Our Research

HIV Dynamics and Replication Program
HIV virion image
HIV Dynamics and Replication Program
HIV DRP staff photo September 2019
HIV Dynamics and Replication Program
Melissa Fernandez work-in-progress seminar August 2018
HIV Dynamics and Replication Program
DRP Conference, October 13, 2021
HIV Dynamics and Replication Program
HIV DRP Think Tank Meeting 2017
HIV Dynamics and Replication Program
Sean Patro's poster presentation at CROI 2019
HIV Dynamics and Replication Program
John Coffin and Stephen Hughes participating in This Week in Virology podcast at 2018 Cold Spring Harbor Retroviruses Meeting
HIV Dynamics and Replication Program
Students and postbac fellows in the HIV Dynamics and Replication Program July 2019

Our Research


 

The HIV DRP comprises a basic research component (Retroviral Replication Laboratory) and a clinical component (Host-Virus Interaction Branch).

Retroviral Replication Laboratory

The Retroviral Replication Laboratory (RRL) focuses on obtaining a detailed understanding of important events in the replication cycle of HIV-1, from the initial interactions between the virion and the host cell through reverse transcription and integration to mechanisms of virus assembly and release.  The RRL conducts extensive research on the biochemistry and biology of viral replication, drug resistance, recombination, and the generation of mutations.  Studies also include discovery, development, and mechanistic analysis of novel replication inhibitors, as well as the development and use of retroviral vectors.  The RRL also studies the antiviral innate immune response against a number of human pathogenic viruses, and investigates viral and host gene expression and posttranscriptional regulation by using papillomaviruses and Kaposi’s sarcoma-associated herpesvirus as model viral systems.  Read more...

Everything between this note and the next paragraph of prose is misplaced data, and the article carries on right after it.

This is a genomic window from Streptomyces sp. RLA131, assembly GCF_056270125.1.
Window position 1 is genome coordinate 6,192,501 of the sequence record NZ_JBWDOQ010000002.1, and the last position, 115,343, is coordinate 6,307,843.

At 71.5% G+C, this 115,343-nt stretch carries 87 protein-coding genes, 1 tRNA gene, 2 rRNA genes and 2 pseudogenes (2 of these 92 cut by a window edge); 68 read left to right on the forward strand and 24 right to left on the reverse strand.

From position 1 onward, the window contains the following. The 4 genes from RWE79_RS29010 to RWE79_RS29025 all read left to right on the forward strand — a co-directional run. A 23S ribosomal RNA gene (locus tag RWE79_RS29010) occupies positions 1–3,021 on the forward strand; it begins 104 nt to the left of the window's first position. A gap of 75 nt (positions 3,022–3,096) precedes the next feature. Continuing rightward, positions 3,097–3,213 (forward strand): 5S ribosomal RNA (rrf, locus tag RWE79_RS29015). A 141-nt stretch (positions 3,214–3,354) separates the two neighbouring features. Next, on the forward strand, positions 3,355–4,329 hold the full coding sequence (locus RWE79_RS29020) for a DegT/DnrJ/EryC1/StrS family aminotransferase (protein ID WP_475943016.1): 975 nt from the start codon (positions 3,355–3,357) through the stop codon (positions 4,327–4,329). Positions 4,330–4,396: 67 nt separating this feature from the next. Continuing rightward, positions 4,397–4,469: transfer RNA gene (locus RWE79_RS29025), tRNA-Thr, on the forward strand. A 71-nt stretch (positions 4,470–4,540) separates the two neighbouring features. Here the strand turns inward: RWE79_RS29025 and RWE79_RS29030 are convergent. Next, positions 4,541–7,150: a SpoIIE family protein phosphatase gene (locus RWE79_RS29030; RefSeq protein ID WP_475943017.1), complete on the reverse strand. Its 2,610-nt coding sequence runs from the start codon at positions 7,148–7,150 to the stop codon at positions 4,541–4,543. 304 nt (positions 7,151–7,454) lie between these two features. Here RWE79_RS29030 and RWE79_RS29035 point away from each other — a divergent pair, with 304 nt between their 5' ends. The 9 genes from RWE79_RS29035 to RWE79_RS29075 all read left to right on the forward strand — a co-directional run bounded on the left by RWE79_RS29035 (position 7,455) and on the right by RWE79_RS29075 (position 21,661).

Host-Virus Interaction Branch

As the clinical/translational arm of the HIV DRP, the Host-Virus Interaction Branch (HVIB) uses translational and clinical studies to elucidate HIV-host interactions and to devise approaches to understand, and eventually eliminate, HIV reservoirs. The HVIB is well known for developing highly sensitive assays to study the evolution and clinical significance of HIV drug resistance in vivo, and the persistence of HIV-infected cells in individuals on antiretroviral therapy (ART).  Ongoing studies are focused on the following objectives: characterizing the replicating population size and genetics of HIV in infected individuals before, during, and after ART; defining the genetic mechanisms, kinetics of emergence and decay, and clinical consequences of HIV drug resistance; identifying the tissue and cellular sources of persistent viremia despite suppressive ART; and testing novel therapeutics to reduce persistent viremia and deplete HIV reservoirs.  Read more...